Tag Archives: Thom Beers

‘Coal’ Mining Show Put Thom Beers and Co. to the Test

"Coal" Spike TV photo

SPIKE TV PRESIDENT TALKS EXPANSION MOVES

Thom Beers says it took him three years to find a mining company willing to allow him to come in with his camera team before he was able to start shooting “Coal.”  The latest in the extraordinarily successful producer’s collection of reality shows depicting real-life dangerous jobs (“Deadliest Catch,” “Ice Road Truckers,” “Black Gold,” etc.), it debuts on Spike tonight.

It’s a doozy.  If you’re disturbed by dark confined places, this is not the show for you.

Thom Beers

“It’s a big scary hole in the ground,” Beers acknowledges.  How did he find a crew willing to go in to shoot the show?  “We start with lobotomies.  No — I’ll tell you what.  This was a particularly tough one, but the guys that do all these programs we make are looking for an adventure, not a paycheck.  These are not guys who are going to whine about meals and travel.  They actually had to do two weeks of training before we started shooting.  You can’t just walk into a mine like this.

“We did kind of a bait and switch on the guys,” he adds.  “At first we were going to do a 64-inch vein of coal, but by the time we made all our deals, it was 34 inches.  That’s 10 weeks on your knees.”

“Coal” showcases a multigenerational assortment of miners and a pair of ex-computer guys who invested their life savings into buying a mine.  Fortunately for Beers, those owners — Mike Crowder and Tom Roberts of West Virginia’s Cobalt Coal — knew his work.  “Our reputation was key to our getting access.  They knew we weren’t there to skewer anyone.  That’s not what we do,” says Beers.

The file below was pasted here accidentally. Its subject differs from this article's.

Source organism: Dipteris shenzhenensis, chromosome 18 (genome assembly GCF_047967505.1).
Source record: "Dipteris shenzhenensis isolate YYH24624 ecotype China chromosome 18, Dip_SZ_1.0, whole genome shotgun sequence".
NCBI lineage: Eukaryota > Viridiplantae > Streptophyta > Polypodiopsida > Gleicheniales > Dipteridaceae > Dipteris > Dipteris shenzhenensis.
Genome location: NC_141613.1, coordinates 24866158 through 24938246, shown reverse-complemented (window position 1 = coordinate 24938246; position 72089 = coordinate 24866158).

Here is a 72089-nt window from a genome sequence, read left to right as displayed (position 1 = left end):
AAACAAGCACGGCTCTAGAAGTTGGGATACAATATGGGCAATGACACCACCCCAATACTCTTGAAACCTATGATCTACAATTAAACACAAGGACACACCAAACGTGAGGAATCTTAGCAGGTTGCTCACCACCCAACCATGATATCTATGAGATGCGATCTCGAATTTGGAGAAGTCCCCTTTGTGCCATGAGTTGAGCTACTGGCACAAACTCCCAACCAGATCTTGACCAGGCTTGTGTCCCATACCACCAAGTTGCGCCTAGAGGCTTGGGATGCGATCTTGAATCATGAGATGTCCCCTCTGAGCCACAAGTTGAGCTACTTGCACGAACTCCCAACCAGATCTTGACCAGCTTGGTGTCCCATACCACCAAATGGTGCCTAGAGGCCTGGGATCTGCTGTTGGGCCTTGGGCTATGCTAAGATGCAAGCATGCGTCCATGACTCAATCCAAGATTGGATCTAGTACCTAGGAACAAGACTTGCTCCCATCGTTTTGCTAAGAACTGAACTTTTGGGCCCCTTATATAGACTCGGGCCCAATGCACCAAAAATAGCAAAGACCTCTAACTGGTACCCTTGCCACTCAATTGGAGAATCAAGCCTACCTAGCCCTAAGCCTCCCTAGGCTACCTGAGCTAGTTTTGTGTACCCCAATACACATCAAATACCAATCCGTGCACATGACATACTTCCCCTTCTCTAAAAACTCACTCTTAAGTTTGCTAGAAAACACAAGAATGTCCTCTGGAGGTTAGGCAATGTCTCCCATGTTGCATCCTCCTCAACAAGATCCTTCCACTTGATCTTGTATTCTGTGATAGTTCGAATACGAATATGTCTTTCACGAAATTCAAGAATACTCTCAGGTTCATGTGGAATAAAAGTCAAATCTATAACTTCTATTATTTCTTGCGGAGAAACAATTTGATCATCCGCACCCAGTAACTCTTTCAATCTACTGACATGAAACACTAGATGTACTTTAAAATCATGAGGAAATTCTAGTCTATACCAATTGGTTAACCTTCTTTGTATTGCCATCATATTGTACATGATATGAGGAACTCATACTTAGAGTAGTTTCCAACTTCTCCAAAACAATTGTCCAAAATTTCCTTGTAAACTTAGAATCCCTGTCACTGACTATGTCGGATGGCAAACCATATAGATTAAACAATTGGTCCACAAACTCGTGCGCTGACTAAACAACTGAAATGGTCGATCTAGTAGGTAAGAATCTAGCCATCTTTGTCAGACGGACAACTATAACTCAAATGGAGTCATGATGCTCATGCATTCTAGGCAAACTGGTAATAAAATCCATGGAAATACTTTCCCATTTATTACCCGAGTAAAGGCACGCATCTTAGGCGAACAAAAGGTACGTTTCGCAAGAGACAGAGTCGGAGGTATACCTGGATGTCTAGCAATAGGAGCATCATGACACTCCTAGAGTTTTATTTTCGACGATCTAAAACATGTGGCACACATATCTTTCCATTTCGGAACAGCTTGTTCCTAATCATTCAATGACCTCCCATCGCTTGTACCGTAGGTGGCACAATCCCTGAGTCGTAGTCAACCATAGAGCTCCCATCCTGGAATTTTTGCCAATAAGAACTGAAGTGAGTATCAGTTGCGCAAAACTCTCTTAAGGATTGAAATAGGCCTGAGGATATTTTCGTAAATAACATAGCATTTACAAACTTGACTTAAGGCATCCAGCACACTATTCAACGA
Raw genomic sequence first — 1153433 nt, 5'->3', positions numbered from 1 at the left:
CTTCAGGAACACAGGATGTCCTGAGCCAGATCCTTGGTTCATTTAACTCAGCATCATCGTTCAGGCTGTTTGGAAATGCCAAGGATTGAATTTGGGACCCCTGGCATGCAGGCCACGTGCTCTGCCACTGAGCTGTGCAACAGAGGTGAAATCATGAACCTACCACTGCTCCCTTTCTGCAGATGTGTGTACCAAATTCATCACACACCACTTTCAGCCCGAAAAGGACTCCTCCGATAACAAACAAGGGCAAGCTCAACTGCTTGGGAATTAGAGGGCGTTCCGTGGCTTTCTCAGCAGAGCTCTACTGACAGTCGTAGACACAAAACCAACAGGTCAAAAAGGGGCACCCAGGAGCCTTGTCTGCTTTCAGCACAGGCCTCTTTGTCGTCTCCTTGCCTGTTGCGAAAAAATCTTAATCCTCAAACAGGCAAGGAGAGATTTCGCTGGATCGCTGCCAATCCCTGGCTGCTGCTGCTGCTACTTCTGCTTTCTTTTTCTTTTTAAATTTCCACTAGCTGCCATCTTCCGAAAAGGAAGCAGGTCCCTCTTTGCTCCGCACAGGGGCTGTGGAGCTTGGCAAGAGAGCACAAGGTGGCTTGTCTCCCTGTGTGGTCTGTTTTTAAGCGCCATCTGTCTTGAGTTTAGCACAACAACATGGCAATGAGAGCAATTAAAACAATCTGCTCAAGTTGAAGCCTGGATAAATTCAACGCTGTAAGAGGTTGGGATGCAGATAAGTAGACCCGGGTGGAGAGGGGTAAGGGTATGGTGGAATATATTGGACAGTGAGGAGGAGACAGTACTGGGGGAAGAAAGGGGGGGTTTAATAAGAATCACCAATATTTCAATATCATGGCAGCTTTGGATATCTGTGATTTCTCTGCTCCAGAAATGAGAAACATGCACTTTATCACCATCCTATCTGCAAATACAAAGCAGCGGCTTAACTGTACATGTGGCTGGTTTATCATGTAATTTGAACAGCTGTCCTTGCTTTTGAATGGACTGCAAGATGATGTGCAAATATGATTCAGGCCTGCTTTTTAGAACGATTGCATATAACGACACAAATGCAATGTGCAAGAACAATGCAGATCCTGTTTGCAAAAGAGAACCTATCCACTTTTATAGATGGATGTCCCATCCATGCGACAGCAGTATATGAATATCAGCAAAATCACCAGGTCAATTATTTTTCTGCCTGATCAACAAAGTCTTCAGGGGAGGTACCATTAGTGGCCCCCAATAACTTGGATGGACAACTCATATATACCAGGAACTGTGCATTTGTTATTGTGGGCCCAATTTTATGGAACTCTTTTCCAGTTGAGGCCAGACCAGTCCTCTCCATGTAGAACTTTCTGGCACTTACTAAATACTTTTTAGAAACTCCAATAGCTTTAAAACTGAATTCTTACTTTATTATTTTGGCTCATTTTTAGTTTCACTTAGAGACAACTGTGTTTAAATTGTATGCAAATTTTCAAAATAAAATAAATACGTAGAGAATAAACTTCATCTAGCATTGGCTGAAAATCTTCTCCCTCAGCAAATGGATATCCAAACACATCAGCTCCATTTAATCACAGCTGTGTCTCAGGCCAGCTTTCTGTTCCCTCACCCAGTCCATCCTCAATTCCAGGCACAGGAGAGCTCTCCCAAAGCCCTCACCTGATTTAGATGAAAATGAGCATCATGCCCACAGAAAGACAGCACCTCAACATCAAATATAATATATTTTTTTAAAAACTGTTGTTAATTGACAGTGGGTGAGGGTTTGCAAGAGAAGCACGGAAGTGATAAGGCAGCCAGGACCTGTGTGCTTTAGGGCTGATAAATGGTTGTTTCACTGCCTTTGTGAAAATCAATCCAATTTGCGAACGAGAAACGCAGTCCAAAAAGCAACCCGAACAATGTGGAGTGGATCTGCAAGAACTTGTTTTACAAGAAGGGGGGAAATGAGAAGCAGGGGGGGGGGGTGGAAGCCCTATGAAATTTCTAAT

According to him, one of the biggest challenges had nothing to do with physical difficulties: “Getting a West Virginia miner to open his mouth — that’s a very tough job, to get them talking.”  And once they do talk, they’re often hard for non-West Virginia miners to understand.  “We had to rely more heavily on subtitles than we’ve ever done before,” admits Beers.

Kevin Kay

MEANWHILE:  “Coal” marks a new direction for Spike.  “It’s very different for us,” notes Spike TV President Kevin Kay.

Explains the man whose accomplishments include launching “The Ultimate Fighter,” “We have a little bit of a stranglehold on young men, 18 to 34, and we’ve found that young guys are loyal to Spike and want to see Spike succeed.  Older guys, not so much.”  He intends to change those older guys’ minds with “Coal” and other shows that have a broader appeal.  “‘Coal’ is exactly the direction the network wants to be heading,” he says.

Referring to Spike’s raunchiest show, Kay says that much of the impetus toward more diverse programming “came out of focus groups, and hearing from older guys who sometimes felt uncomfortable watching ‘Blue Mountain State’ if their kid was in the room or their wife was in the room.  We were hearing that loud and clear.”

Besides “Coal,” Spike has “Ink Masters” — a reality competition show among tattoo artists — coming up.  “We haven’t seen that before,” points out Kay.  And then there’s “Car Boss,” whose main subject Kay terms “a ‘Dog the Bounty Hunter’ of car sales….He goes around to all these car dealerships and rejuvenates them.”  Also ahead is a new season of “Auction Hunters,” which already delivers a wider demographic than other Spike shows, including females.  But Spike has no intention of forsaking its manly mandate.